Then a bunch of stuff happens, and at the end he meets his father (in a younger form) on his field. And then...well, see for yourself:

This scene chokes a lot of people up. Including me. As much as I fight it with my rational brain, the music and the scene gets me. I can imagine for lots (most?) people, this will all seem very very silly. It even really pisses some people off. But I think most people get it. Those of us who get it the most, of course, are those of us who played catch with our dads when we were kids. There it is -- playing catch is not just an activity, it is something American fathers do with there sons (more about gender in a moment). It is, as we say in the trade, a cultural practice. It's as if (in Field of Dreams fashion) every time I catch the ball from Charlie (my son), the thwack of the glove reverberates back to my dad, and his Dad (and maybe further but baseball only really goes a few generations back, and I think my great grandfather might have been German). I can remember the places in the backyard of the house I grew up in where I would throw the ball with my Dad, who died in 2000. I can see the yard, feel the glove, hear the little sound my Dad would make when he had to stretch to get a not-so-good throw, and the way he would swing his glove hand around when he snagged the bad throw as if to say "Ha! I got it anyway!". And when I put the glove on to go out to play catch with Charlie, all that comes back, in every throw. Maybe that will help you skeptics understand why an otherwise stoic grown man cries at one of the most over-the-top sappy scenes in film, when other sappy scenes in film make him want to vomit. These guys seems to agree.

Playing catch is also something that requires two people to work intensely together. You have to pay attention (especially if you like to switch up the throws). In another descent into jargon, it is a joint activity that requires an intense negotiation of intersubjectivity. In short, father and son must focus on each other, and work together. In lots of cases, it's also something the father teaches the son (catching a baseball with a glove takes some getting used to). But it gets mastered pretty easily, and then there you are, working together as equals. Every throw reminds you of the mastery you have gained (as the son) or taught (as the Father).

There's more, because it's baseball. Baseball is an (the?) iconic American sport, even if more people watch football. It is used as a metanym to symbolize America ("as American as baseball and apple pie", or as used in this Chevy commercial, the jingle to which I will never forget, despite last hearing it like 30 years ago, and which many American readers will now be singing to themselves). I don't know how it got this status, especially since Americans aren't always known for liking slow-moving cerebral pasttimes. I think it has to do with the way the tension builds up and then gets released in fast bursts, giving the game a nice rhythm. And in those slow parts in between you can have a conversation, so the ballpark is a great place to go and hang out with friends, especially on a beautiful day in summer. Whatever the reason, when you go play catch in the US, you practice being American.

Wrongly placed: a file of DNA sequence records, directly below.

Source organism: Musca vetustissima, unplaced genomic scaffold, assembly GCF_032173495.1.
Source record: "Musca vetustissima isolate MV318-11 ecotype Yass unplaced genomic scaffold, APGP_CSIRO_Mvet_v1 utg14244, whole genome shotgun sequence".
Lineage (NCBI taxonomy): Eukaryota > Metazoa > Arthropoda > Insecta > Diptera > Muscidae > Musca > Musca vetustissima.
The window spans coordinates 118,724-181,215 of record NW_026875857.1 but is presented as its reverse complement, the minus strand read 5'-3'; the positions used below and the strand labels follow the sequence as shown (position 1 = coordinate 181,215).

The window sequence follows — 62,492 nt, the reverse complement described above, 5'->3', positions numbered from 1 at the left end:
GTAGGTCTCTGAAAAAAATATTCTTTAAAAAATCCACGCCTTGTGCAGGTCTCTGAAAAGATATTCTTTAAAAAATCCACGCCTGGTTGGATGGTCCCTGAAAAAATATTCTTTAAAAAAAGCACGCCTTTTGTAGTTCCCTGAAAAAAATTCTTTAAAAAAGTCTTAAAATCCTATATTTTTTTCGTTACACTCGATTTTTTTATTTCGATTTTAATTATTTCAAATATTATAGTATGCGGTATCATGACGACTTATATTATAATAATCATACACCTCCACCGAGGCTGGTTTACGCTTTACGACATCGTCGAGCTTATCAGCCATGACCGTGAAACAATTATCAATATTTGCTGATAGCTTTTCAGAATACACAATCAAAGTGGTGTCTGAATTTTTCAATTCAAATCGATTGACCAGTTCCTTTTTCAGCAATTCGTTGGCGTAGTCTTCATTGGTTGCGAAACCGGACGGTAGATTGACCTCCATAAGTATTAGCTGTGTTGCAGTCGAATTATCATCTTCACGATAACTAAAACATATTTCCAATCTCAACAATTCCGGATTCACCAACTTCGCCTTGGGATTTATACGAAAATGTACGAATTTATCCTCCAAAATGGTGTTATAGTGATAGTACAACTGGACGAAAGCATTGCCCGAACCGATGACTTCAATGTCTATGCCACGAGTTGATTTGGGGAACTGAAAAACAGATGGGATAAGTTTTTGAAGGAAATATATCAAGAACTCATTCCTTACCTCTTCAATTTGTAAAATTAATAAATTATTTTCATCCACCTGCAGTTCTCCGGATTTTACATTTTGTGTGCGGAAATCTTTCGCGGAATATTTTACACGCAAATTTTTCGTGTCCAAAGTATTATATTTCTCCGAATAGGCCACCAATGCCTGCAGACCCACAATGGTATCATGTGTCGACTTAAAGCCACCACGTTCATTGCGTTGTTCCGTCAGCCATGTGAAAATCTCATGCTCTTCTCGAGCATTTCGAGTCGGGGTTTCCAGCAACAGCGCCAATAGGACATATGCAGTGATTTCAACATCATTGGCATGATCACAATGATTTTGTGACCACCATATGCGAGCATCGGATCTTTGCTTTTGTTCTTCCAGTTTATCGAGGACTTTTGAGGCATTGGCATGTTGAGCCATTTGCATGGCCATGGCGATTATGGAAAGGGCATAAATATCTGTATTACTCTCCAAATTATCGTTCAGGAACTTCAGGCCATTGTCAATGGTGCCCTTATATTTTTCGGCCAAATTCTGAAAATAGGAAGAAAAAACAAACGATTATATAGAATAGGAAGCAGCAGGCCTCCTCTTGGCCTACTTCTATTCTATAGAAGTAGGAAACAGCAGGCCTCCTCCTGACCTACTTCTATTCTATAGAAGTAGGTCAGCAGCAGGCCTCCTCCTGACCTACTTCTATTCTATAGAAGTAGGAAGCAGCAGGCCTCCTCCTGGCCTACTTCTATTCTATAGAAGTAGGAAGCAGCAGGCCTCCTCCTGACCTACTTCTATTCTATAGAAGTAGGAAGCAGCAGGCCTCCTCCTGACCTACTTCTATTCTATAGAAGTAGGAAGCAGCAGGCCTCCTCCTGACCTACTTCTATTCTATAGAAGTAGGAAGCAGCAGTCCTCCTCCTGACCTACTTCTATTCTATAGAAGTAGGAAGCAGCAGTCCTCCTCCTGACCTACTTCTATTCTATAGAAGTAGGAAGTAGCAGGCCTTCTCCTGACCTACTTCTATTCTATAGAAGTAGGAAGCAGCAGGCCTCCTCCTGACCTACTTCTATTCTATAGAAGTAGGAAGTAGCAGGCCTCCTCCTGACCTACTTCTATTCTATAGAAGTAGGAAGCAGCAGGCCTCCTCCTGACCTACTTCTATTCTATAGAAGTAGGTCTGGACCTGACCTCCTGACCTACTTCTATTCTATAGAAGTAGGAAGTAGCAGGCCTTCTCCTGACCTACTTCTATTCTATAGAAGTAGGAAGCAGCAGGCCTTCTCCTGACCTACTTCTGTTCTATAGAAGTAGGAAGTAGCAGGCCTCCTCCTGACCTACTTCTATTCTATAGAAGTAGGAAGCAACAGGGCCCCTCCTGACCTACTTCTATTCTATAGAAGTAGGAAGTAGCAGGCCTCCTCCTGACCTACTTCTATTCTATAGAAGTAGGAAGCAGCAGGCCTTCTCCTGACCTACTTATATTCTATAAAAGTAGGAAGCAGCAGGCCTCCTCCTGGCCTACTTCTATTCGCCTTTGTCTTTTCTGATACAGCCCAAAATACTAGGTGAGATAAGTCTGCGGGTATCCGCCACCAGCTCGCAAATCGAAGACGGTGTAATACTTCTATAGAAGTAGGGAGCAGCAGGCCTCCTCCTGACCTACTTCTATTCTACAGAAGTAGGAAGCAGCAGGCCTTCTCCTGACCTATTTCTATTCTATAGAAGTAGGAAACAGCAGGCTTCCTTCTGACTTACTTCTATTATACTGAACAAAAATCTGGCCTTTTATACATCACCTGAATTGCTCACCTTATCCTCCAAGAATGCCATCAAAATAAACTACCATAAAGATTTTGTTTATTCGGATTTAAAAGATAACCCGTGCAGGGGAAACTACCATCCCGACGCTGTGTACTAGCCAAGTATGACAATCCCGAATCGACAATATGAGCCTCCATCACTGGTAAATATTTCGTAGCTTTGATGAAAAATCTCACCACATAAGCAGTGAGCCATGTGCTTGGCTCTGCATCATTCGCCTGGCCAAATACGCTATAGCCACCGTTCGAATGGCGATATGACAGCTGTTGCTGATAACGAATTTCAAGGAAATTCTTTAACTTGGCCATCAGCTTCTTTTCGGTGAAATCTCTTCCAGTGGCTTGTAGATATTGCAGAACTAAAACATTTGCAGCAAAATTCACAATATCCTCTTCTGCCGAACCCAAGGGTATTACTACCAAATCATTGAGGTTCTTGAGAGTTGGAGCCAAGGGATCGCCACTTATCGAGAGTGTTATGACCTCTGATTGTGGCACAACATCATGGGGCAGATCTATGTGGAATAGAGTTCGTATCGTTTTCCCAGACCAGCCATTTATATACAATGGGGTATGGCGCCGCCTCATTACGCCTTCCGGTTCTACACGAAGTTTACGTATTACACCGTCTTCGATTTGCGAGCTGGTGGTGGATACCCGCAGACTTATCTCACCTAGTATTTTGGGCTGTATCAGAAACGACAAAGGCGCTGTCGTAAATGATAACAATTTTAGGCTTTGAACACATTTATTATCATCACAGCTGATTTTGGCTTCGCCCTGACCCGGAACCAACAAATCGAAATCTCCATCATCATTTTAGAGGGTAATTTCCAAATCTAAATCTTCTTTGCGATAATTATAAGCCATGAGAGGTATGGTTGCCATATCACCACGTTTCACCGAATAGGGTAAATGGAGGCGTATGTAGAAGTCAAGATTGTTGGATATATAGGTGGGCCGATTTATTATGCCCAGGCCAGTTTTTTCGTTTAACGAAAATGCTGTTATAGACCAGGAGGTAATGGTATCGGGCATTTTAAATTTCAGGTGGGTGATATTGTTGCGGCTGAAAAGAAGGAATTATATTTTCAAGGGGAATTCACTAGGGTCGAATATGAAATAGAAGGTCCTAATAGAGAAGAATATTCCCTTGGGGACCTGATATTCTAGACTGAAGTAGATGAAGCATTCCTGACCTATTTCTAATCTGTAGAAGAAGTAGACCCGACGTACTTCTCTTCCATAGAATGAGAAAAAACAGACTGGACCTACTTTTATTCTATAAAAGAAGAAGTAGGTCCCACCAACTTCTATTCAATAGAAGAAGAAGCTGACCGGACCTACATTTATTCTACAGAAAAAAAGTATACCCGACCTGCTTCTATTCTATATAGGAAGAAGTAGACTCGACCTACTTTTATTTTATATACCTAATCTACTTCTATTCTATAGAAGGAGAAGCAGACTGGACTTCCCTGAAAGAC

American men anyway. Playing catch is a father and son thing. So we're practicing being men, and learning how. I'm only exaggerating a little when I say it's a universal American father and son practice, and I think it has a lot to do with American masculinity, something I've read and written a little about. Chris Bellamy has a Father's Day essay that says it well. Men often like to do things while they talk, or even do things together that don't require talking. Playing catch is perfect. You usually don't stand so far away from each other that you can't talk (if you do, you are probably a major league outfielder), especially when one of you is a nine-year-old boy. So you can have a conversation that doesn't count as one, so it's pretty low risk. And if instruction is involved, you solidify your roles as father and son, with the father as the authoritative, knowledgeable one and the son a willing learner (and praise is almost self-made -- there's that thunk every time someone makes a catch).

I'm sure there's more (like the physics of the ball, and the place you play). But I imagine the point is made. Playing catch is about physics, mechanics, flow, America, masculinity, and mostly the relationship between me and Dad, or me and Charlie. It's not simple at all.